With respect to the third factor--sentences imposed for commission of the same crime in other jurisdictions--we note no Tenth Circuit state with an air piracy statute. However, there are kidnapping statutes in each of those six states, which appear to concern the crime most analogous to air piracy in this context. Examination of the kidnapping statute in these states of the circuit demonstrates that the punishment in Sec. 1472 is not constitutionally disproportionate.5


In sum, we conclude that under the circumstances here, the claim of an Eighth Amendment violation is untenable.


Hack also argues that the Court abused its discretion in imposing "the maximum allowable terms of confinement for the crimes charged." It appears that Hack's complaint is directed to the sentence imposed upon his conspiracy conviction. It is the present established rule that on review of sentences "once it is determined a sentence is within the limitations set forth in the statute under which it is imposed, appellate review is at an end." Dorszynski v. United States, 418 U.S. 424, 431, 94 S.Ct. 3042, 3047, 41 L.Ed.2d 855, 862 (1974). An appellate court is without the proper authority to modify or change a sentence merely upon a claim that it is too severe, see Hutto v. Davis, 454 U.S. 370, 102 S.Ct. 703, 70 L.Ed.2d 556 (1982) (per curiam), unless the sentence exceeds the statutory maximum or the sentencing judge relied on incorrect information or has failed to exercise any discretion in imposing an appropriate penalty. Yates v. United States, 356 U.S. 363, 366-367, 78 S.Ct. 766, 768-69, 2 L.Ed.2d 837, 840 (1958) (per curiam); United States v. Prazak, 623 F.2d 152, 155 (10th Cir.), cert. denied, 449 U.S. 880, 101 S.Ct. 229, 66 L.Ed.2d 104 (1980); United States v. Thompson, 680 F.2d 1145, 1149 (7th Cir.), cert. denied, 459 U.S. 1089, 103 S.Ct. 573, 74 L.Ed.2d 934 (1982). Section 371, 18 U.S.C. authorizes, and Hack does not contend otherwise, for a fine of up to $10,000 or imprisonment up to five years, or both, upon a conviction of conspiracy to commit an offense against the United States. The record shows that the Court required the pre-sentence report on Hack be prepared for considering and setting of sentences. The fact that the Court ordered that the sentences for the convictions on attempted air piracy and conspiracy to run concurrently indicates that the Court exercised its sentencing discretion. Clearly, the sentence imposed for the conspiracy conviction was within the statutory limits and not in violation of any Constitutional provision. See Rummel v. Texas, 445 U.S. 263, 100 S.Ct. 1133, 62 L.Ed.2d 382 (1980). The Court did not abuse its discretion in sentencing Hack to the concurrent prison sentences of 50 years on the attempted air piracy conviction and 5 years on the conspiracy offense.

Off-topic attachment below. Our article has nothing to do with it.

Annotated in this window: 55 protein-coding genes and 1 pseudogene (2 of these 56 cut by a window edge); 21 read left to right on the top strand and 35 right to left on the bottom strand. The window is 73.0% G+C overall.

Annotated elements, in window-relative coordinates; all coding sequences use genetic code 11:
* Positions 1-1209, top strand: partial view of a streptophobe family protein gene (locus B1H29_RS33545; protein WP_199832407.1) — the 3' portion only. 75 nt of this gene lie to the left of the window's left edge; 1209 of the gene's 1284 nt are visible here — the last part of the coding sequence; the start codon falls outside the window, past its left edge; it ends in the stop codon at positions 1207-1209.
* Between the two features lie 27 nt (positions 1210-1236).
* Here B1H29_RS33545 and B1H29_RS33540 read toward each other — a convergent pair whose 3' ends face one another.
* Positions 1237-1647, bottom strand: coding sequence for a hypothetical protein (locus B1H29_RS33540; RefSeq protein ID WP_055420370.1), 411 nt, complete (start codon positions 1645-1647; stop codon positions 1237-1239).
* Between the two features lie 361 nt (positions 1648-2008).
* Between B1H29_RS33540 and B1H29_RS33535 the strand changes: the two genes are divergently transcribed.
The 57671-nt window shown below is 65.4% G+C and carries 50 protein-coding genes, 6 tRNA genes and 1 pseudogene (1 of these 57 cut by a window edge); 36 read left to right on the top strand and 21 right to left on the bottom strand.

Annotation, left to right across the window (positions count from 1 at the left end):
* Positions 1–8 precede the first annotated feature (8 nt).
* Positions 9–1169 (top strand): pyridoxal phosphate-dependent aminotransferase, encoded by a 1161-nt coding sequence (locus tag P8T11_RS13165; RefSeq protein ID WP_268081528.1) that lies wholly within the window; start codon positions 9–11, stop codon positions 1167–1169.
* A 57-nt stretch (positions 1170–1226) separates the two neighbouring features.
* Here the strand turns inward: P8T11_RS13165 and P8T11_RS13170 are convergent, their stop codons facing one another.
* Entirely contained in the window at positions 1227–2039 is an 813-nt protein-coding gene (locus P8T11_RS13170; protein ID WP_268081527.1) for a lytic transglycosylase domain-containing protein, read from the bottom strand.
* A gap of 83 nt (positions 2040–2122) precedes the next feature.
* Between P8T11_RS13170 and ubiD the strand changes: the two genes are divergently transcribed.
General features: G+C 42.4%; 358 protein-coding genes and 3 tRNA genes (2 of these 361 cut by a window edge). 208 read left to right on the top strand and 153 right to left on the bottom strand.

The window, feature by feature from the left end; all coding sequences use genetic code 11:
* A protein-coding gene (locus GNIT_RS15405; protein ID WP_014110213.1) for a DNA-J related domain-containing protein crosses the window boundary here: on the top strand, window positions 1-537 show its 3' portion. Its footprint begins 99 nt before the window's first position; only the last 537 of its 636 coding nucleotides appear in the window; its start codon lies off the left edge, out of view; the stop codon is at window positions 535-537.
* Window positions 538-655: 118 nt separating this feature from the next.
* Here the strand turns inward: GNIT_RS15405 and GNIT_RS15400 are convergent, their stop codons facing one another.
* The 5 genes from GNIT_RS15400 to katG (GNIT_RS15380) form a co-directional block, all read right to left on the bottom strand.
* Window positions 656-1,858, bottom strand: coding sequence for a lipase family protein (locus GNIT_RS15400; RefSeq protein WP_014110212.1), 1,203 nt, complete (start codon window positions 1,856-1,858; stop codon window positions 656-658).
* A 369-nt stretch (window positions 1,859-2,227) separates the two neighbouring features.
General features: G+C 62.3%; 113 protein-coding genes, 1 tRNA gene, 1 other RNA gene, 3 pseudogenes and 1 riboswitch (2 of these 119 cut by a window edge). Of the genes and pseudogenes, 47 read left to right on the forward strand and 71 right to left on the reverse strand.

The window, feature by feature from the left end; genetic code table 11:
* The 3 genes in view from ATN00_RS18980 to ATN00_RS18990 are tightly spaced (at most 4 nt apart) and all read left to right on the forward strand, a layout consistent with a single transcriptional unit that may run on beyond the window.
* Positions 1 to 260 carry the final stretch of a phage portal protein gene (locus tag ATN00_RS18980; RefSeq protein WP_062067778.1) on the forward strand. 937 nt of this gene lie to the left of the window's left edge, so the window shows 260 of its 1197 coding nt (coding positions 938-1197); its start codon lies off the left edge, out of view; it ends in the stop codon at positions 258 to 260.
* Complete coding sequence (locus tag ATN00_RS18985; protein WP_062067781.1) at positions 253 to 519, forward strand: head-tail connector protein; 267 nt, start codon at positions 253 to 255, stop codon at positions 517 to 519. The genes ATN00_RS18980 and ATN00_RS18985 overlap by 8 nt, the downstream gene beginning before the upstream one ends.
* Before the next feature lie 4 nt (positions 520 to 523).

The last assignment of error concerns the Court's ruling on Owens' motion for severance. Prior to trial, Owens moved for a separate trial from that of co-defendant Hack. The motion was predicated upon the contention that he would be prejudiced in his defense because the nature of the charges against Hack was more serious and thus the evidence against Hack would be "far more incriminating and inflamatory" than that against him. The Court denied his motion. Owens now asserts that the district court's refusal to grant him a severance upon the appearance of such prejudice denied him a fair trial and was an abuse of discretion.


We find no merit in this argument. In deciding on a motion for severance, the district court has a duty to weigh the prejudice resulting from a joint trial of co-defendants against the expense and inconvenience of separate trials. United States v. Petersen, 611 F.2d 1313, 1331 (10th Cir.1979), cert. denied, 447 U.S. 905, 100 S.Ct. 2985, 64 L.Ed.2d 854 (1980). Since the decision to grant a severance is vested in the sound discretion of the district court, its decision will not be overturned on appeal unless there is an affirmative showing of abuse of discretion. Id. To establish that a court abused its discretion, a defendant must show actual prejudice to him resulting from a denial of his request for severance. United States v. Long, 705 F.2d 1259, 1262 (10th Cir.1983). Neither a mere allegation that defendant would have a better chance of acquittal in a separate trial, United States v. Calabrese, 645 F.2d 1379, 1385 (10th Cir.), cert. denied, 451 U.S. 1018, 101 S.Ct. 3008, 69 L.Ed.2d 390 (1981), nor a complaint of the "spillover effect" from the evidence that was overwhelming or more damaging against the co-defendant than that against the moving party is sufficient to warrant severance. See United States v. Pack, 773 F.2d 261, 267 (10th Cir.1985); United States v. Jackson, 549 F.2d 517, 525 (8th Cir.), cert. denied, 430 U.S. 985, 97 S.Ct. 1682, 52 L.Ed.2d 379 (1977). Indeed, absent a showing of clear prejudice, a joint trial of the defendants who are charged with a single conspiracy in the same indictment is favored where proof of the charge is predicated upon the same evidence and alleged acts. United States v. Beathune, 527 F.2d 696, 698-699 (10th Cir.1975), cert. denied, 425 U.S. 996, 96 S.Ct. 2211, 48 L.Ed.2d 821 (1976).